June 23, 2014

Original 6: Most crushing Bruins playoff losses

By Joshua Kummins


The Montreal Canadiens, top left, once again broke Bruin hearts in 2014, opening another chapter in the team's history of crushing defeats in the playoffs. (Photos/Getty Images)
 

Some of the Boston Bruins’ most memorable moments have broken hearts. In the long and storied history of the Original Six franchise, there has been a fair share of good and bad. 2014 produced a major negative as the Bruins fell to the Montreal Canadiens in the Eastern Conference semifinals, ending a Presidents’ Trophy-winning season on a sour note. This month’s Original Six takes a look at some of the most disappointing playoff losses in franchise history:

1. 2013: Woeful 17 seconds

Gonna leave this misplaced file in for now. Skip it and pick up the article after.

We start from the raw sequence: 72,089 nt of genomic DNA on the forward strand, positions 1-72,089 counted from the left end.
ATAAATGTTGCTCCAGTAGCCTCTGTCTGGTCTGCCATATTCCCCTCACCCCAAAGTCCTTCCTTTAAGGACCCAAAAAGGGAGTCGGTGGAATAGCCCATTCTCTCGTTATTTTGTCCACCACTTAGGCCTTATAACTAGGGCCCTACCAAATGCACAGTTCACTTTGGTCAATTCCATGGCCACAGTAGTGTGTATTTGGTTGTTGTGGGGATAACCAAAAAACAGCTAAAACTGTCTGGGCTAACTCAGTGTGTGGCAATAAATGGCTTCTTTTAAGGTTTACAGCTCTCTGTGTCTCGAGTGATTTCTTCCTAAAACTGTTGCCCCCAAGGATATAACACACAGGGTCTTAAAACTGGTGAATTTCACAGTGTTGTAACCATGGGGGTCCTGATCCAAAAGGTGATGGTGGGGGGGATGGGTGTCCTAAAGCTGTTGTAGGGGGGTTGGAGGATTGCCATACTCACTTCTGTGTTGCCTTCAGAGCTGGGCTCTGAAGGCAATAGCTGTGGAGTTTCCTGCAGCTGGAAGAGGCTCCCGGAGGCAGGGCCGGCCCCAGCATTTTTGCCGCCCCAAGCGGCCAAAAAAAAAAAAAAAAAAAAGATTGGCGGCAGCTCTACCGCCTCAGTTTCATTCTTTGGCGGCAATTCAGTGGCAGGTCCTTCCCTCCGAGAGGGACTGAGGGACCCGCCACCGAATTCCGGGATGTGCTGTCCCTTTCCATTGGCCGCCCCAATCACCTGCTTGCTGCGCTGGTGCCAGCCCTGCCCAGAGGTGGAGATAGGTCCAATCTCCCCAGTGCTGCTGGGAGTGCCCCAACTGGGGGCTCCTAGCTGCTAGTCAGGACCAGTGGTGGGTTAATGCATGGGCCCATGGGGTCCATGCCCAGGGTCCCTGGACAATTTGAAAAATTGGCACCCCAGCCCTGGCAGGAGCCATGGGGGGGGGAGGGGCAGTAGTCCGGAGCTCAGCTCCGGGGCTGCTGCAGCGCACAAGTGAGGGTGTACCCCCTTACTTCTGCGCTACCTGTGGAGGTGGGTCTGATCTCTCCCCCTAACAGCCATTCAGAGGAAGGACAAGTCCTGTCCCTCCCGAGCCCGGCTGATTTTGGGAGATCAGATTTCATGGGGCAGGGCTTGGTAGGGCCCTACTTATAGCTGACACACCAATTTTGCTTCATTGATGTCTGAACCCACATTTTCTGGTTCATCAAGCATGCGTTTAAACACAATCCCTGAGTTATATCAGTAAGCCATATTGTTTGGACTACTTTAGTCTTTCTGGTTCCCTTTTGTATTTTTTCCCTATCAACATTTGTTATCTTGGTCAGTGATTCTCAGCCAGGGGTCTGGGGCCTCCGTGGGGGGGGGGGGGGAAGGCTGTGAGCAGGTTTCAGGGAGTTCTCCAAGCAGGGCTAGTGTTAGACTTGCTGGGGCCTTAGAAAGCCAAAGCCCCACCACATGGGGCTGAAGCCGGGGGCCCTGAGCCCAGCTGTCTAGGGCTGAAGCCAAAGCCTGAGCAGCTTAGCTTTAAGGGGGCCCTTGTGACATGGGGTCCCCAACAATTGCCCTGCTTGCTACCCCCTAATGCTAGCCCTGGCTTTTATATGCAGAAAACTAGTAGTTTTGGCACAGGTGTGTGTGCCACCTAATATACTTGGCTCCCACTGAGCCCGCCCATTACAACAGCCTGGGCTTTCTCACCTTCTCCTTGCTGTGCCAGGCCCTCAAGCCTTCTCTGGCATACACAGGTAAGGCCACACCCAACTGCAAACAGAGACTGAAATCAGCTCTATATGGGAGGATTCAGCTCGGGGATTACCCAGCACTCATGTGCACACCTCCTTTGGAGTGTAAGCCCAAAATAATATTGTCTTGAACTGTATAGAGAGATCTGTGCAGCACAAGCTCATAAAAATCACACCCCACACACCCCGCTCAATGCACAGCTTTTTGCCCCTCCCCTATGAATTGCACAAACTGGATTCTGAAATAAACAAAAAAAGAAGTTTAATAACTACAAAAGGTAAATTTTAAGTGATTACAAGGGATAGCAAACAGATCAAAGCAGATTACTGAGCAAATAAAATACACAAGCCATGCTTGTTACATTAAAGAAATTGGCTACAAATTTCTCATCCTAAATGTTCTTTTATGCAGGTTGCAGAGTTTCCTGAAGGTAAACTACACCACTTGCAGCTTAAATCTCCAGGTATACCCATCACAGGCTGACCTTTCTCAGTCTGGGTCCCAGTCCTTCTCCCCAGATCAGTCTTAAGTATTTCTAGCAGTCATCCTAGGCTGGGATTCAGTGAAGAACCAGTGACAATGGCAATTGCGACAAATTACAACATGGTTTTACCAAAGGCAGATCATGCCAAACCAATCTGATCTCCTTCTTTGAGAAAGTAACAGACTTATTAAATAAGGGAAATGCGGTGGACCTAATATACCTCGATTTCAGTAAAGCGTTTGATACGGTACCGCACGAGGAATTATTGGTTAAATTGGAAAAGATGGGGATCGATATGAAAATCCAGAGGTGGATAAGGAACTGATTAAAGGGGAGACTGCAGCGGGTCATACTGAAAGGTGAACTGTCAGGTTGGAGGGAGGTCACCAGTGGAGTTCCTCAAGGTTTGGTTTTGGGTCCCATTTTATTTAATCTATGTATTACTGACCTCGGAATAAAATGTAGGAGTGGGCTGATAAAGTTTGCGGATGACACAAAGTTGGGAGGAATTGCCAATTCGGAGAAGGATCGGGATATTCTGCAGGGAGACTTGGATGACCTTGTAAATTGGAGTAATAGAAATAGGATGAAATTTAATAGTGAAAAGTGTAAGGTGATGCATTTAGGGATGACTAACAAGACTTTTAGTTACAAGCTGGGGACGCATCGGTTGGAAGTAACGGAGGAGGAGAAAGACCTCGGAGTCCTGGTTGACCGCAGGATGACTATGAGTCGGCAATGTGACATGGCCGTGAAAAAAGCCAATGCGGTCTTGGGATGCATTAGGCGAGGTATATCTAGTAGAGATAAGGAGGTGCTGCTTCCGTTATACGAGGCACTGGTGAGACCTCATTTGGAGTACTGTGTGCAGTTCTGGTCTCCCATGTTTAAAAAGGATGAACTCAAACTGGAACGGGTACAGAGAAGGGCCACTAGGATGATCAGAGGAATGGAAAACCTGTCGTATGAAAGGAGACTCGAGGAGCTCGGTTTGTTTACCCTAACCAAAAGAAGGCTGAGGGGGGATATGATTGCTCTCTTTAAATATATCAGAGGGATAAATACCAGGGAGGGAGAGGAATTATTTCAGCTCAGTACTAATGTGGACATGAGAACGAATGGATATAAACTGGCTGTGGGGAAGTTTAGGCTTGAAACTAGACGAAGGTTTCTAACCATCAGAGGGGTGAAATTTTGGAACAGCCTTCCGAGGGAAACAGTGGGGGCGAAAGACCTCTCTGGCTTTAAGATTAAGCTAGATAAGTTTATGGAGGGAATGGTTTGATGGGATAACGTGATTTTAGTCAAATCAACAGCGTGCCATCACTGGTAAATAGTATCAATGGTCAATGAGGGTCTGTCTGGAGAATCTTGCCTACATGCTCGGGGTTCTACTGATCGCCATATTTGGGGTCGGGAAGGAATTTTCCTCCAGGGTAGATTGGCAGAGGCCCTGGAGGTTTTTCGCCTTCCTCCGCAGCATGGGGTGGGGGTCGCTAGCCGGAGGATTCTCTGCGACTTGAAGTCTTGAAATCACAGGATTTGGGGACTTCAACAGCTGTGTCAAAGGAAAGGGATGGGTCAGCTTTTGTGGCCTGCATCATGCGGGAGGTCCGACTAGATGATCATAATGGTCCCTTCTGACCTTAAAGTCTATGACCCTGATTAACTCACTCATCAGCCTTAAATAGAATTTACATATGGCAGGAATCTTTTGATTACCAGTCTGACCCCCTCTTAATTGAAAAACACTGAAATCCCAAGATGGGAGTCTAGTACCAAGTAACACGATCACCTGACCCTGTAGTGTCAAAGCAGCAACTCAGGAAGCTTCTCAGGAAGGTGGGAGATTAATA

Near jubilation turned to heartbreak in just 17 seconds. The Bruins held a 2-1 lead on the Chicago Blackhawks with less than 1:20 to play in Game 6 of the 2013 Stanley Cup Final, but a pair of defensive breakdowns led to goals from Bryan Bickell and Dave Bolland and a Cup win for the visitors on TD Garden ice. The win gave the Blackhawks their second Stanley Cup in four years, capping off a stretch of three straight wins after facing a 2-1 series deficit. The series featured plenty of drama leading into the finale as the teams played to overtime in the first two games of the series and three times in total. In their first-round series’ Game 7 vs. Toronto, the Bruins became the first team in NHL history to overcome a three-goal third-period deficit to win a playoff game as Patrice Bergeron tied the game and scored the overtime winner, but in the finals, Chicago won the first and fourth games of the set in extra sessions to take the wind from Boston’s sails for the series win.